So, I've been taking this quiz (cataloging, which a lot harder than I ever would've expected to be) on and off all day, and while I'm doing this I'm going through these big stacks of blank or unidentifiable CDs that I have. They go back at least 10 years, which means that they go back almost as long as I've had access to a CD burner. 1998? It was something like that. Anyway, It was such a revelation at the time, and years of crafting and shaping these mix tapes, I was blessed with the ability to make a mix in 5 minutes to last me exactly one walk to work. Thinking about it now, it's the first time I really could just dump a bunch of songs somewhere for later listening. I mean, I could do it with tapes, but it never really made sense, because two weeks later, I'm driving around listening to the damned thing and hating every other song, but still forced to listen to it because I didn't have a CD player in the accord.
But suddenly, I could go to the computer lab at Pitt, download 20 songs right there, browse Addicted to Noise* while I slap 'em on a CD, and then I'm walking out the door listening to them ten minutes later. The problem is that the files would never be labeled well, and I'd have no idea what I was listening to most of the time. This was also at a time, mind you, when the internet was a lot less slick than it is now. Even looking at the ATN sheets linked above I sorta cringed without even realizing. Like watching old basketball or football footage and when they flash the score at the bottom of the screen, you think "how did those neanderthals ever get by without graphics of little animated players or robots to deliver the score?". And then you realize that you were 15 when that game took place and you realized that yes, things do move by that fast sometimes. But I digress. Where was I?
Oh, the CDs. Yeah, they're mostly these last-minute collections of unlabeled songs, sometimes half a CD by one artist, and the rest of the disc crammed with whatever else I could find at the time. There was so much flotsam on the internet then for me. I wasn't thinking about discovering new bands through the internet just yet (and to be fair I'm not sure I was alone there), but I would exhaust every band I'd ever loved up until then looking for rarities and b-sides and the like. One year I think I made 50 CDs that had A) Beck covering a Rolling Stones song, B) something from the Matador website, or C) Ween's "Booze Me Up of Get Me High". What a weird time.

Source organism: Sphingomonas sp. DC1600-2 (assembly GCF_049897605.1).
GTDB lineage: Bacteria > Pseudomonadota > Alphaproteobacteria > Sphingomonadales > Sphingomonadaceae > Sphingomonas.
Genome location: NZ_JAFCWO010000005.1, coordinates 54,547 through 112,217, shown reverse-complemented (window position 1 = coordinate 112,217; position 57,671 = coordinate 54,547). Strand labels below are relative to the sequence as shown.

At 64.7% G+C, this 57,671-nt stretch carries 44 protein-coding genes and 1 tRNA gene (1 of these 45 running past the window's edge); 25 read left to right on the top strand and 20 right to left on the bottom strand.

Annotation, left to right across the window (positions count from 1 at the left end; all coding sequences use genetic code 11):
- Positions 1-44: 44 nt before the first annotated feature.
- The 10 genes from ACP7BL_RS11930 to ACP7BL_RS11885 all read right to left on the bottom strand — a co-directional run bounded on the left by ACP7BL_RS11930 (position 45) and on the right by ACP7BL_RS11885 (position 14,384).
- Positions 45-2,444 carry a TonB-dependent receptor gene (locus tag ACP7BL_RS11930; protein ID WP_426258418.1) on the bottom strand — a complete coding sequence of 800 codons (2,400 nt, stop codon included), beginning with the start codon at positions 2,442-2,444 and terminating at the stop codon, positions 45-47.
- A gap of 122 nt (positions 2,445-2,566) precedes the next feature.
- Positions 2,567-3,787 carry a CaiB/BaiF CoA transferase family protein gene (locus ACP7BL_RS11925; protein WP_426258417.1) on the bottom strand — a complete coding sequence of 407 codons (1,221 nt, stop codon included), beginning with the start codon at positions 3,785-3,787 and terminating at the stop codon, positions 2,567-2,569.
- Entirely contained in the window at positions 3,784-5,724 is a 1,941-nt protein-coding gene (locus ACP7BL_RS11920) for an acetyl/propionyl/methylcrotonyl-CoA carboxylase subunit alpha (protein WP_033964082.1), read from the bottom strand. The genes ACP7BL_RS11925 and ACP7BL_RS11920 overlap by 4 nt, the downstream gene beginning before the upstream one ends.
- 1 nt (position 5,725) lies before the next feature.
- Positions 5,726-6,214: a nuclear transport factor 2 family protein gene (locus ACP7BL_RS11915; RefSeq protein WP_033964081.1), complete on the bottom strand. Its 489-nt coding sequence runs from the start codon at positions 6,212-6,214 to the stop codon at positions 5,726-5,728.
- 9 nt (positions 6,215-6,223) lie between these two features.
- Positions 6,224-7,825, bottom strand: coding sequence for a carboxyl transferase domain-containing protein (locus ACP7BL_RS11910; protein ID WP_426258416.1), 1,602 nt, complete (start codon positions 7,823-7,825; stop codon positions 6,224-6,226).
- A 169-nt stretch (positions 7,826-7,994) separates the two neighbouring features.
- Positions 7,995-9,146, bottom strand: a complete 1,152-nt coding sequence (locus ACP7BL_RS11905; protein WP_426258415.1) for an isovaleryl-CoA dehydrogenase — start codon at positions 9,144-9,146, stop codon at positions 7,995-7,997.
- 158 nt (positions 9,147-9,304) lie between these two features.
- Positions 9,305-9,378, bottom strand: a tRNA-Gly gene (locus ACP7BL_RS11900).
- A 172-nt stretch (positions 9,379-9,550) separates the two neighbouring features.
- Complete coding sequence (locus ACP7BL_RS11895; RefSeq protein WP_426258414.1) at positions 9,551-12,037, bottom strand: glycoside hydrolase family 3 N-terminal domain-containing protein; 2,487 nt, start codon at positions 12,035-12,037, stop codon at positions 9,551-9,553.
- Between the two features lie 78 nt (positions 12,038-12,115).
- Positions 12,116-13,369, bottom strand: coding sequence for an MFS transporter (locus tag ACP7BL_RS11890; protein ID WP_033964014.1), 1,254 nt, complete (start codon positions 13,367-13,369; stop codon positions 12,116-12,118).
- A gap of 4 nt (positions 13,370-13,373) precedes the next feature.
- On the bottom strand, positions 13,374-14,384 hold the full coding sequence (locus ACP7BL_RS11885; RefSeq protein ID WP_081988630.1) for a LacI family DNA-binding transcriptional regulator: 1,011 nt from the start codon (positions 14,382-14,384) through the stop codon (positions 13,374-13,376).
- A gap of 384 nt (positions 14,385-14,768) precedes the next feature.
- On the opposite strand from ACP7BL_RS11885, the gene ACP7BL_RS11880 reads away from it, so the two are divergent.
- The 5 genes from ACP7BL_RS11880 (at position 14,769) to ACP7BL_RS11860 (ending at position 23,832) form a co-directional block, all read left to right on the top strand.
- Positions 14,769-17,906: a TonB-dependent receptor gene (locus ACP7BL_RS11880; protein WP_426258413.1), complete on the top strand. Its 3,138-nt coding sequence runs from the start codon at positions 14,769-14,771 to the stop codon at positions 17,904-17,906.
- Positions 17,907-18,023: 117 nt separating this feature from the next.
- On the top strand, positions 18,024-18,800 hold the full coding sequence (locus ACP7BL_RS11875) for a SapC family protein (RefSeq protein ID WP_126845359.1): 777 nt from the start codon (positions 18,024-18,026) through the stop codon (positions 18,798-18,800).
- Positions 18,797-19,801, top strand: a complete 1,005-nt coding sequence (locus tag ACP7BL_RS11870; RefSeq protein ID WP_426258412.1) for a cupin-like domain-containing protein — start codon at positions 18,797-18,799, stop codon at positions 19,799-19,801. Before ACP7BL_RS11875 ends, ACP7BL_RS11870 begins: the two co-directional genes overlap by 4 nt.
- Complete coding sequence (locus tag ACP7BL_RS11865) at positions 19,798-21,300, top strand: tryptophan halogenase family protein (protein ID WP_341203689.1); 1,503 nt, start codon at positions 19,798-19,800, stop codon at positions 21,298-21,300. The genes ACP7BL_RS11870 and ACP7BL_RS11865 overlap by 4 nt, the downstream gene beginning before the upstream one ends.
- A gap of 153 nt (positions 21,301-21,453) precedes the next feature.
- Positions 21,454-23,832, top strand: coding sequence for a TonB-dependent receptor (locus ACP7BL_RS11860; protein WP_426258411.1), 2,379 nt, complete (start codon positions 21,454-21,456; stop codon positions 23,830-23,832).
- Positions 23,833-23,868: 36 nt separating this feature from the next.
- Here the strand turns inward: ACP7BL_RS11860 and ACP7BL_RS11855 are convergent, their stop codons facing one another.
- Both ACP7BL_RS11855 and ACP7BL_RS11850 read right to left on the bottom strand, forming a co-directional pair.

Anyway, I'd make them at work. I'd make them in the library. I'd make them for a drive just up to Wawa. and I rarely throw them out, because I forget if there's anything I want on them. I can also pretty much narrow them down to what year I made them, because for some reason there's been a pattern to what brand/type of CD I've used changing every year since 2000.
and it's nice. it's filling in these little blanks and forcing me to look up songs by googling the lyrics (yes, while I'm taking this quiz. Smart, right?), songs I would've never thought to revisit on my own. As I write this, I'm listening to what I'm pretty sure is a New Order cover (and an awful one at that) from somewhere around 2001. Then it'll go into Bob James and then something that I think is the Karl Hendricks Trio (who are still together!?) , but I can't be certain. It's like these little, clumsily-arranged time capsules left for myself.
What I should do, is arrange a CD of my favorite songs of the year, not label any of them, and then listen to it 10 years later and see how many I know right away. Hell, I guess I already am.
so that's what I'm up to. I've been writing so much about the internet lately for two of my classes that I'm sorta shocked my mind went here on it's own. Two themes for my online class discussions this week: The first was more or less the internet will destroy us all, once it's plugged into OUR BRAINS (trust me, I've seen a lot of movies). The second, and I'm quoting, was "The Library of Congress: Kinda racist, right?" Both were a little ridiculous, but both of them have spawned some interesting conversation, and that was the point, right?
anyway, I'm going to turn this devil box off and go watch some old-fashioned television. Now playing that Grand Funk Railroad song that Chief Xcel sampled for that song on Soleside's Greatest Bumps.
Have a wonderful week, everyone.
*holy shit, look at that list of artists! Ani DiFranco + Turntablism!!
Little known fact: Option Magazine had Thurston Moore on the cover of every single issue they printed in that 5 or 6 years.